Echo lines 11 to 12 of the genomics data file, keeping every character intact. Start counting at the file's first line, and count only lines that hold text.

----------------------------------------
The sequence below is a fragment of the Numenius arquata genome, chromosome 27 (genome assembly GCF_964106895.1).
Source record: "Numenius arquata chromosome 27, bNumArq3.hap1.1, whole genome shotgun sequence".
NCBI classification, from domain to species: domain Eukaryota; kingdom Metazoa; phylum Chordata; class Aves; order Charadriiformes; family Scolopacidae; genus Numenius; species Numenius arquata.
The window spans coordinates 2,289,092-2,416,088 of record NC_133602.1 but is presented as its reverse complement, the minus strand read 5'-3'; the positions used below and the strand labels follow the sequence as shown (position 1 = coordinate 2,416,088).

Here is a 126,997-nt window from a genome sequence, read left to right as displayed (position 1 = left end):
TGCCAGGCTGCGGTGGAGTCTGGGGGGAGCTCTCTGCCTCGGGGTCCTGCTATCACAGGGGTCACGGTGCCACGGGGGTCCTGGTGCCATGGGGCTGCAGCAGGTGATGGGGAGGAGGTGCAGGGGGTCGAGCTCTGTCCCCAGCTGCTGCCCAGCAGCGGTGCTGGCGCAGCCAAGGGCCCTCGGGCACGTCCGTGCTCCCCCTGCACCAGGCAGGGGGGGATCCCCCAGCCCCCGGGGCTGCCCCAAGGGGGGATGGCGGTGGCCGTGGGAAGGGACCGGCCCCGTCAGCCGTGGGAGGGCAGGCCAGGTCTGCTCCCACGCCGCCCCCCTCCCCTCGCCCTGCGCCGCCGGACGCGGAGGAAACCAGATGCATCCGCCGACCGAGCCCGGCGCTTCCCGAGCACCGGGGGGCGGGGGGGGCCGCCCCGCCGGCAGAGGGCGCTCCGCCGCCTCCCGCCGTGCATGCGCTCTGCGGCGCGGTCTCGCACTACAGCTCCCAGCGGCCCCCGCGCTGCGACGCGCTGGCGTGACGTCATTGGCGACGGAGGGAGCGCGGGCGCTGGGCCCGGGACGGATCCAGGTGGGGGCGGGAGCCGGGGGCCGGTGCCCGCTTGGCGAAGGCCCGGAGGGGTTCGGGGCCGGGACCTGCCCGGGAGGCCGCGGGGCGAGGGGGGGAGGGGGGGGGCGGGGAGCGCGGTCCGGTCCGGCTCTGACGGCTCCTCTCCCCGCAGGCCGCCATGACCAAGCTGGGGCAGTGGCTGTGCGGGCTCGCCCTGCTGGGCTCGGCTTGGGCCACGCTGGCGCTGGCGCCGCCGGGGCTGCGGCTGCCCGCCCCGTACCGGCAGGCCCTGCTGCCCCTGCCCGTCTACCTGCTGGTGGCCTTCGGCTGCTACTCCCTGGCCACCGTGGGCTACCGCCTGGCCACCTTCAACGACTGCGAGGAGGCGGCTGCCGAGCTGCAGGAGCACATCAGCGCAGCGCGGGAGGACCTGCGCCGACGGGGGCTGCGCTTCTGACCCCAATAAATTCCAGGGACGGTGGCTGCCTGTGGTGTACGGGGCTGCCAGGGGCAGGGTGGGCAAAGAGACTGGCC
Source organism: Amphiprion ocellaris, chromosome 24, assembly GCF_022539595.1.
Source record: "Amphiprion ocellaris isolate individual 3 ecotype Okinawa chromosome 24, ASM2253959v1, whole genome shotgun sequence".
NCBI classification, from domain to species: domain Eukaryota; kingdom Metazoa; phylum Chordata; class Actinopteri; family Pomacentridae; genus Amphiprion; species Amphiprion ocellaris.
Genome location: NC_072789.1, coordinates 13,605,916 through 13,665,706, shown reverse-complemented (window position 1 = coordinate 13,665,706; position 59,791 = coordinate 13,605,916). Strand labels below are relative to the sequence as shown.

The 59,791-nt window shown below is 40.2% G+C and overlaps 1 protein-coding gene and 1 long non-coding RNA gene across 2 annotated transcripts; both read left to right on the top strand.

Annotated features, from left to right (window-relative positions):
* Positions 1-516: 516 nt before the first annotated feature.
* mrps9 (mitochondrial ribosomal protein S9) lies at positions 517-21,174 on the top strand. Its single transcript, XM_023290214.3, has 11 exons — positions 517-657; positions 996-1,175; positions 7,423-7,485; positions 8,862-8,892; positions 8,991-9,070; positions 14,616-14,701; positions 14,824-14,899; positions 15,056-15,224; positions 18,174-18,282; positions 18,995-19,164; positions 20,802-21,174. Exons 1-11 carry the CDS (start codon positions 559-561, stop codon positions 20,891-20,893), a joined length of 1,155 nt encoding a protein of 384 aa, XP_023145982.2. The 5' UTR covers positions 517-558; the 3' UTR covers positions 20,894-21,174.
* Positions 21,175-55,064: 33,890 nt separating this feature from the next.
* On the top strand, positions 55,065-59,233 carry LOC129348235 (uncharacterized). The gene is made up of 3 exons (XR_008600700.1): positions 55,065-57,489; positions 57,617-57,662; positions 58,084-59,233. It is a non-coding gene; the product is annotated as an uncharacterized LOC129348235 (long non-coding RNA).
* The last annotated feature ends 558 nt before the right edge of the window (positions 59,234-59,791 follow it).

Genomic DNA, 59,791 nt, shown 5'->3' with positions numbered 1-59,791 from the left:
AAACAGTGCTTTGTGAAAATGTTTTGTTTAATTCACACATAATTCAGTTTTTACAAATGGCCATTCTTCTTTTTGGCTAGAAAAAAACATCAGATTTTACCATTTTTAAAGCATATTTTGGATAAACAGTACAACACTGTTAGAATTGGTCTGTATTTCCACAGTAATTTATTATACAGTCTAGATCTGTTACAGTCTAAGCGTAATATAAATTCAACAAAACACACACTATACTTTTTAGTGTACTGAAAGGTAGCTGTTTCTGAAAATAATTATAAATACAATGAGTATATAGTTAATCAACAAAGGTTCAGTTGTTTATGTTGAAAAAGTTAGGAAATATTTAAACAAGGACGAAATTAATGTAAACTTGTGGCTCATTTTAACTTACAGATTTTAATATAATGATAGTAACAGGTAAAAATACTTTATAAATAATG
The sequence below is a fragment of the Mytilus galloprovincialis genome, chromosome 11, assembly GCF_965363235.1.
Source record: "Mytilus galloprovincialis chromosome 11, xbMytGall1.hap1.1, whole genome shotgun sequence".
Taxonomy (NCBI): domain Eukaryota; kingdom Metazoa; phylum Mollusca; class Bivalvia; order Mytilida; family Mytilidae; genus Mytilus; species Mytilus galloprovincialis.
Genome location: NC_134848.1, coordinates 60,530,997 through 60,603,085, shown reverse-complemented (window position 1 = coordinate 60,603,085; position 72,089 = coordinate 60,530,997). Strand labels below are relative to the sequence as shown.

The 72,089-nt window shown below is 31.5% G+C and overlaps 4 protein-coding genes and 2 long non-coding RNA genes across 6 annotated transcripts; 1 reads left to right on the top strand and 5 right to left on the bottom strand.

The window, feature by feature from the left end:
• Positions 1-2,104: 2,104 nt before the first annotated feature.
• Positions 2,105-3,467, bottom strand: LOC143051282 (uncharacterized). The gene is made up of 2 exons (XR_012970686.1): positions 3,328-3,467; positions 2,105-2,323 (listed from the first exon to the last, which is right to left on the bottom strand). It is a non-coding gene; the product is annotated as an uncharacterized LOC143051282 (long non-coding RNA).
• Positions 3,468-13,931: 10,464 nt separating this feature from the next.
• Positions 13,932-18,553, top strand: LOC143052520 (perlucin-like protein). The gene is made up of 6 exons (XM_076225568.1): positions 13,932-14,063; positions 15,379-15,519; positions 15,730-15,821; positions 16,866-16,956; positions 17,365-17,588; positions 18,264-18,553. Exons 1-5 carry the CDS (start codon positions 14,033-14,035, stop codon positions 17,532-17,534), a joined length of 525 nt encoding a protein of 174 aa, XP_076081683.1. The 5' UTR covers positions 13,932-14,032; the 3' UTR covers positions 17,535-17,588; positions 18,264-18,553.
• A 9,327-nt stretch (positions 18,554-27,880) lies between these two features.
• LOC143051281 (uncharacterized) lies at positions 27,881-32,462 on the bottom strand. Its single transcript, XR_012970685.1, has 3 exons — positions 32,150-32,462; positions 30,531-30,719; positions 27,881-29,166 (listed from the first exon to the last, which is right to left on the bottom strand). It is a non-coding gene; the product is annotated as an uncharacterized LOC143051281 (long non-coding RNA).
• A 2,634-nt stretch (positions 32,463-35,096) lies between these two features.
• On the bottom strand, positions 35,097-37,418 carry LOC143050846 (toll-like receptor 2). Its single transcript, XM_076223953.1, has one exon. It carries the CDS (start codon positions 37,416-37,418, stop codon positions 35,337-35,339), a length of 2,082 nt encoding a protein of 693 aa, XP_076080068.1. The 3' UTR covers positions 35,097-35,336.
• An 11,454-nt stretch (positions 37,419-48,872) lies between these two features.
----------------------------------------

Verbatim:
The 59,791-nt window shown below is 40.2% G+C and overlaps 1 protein-coding gene and 1 long non-coding RNA gene across 2 annotated transcripts; both read left to right on the top strand.

Annotated features, from left to right (window-relative positions):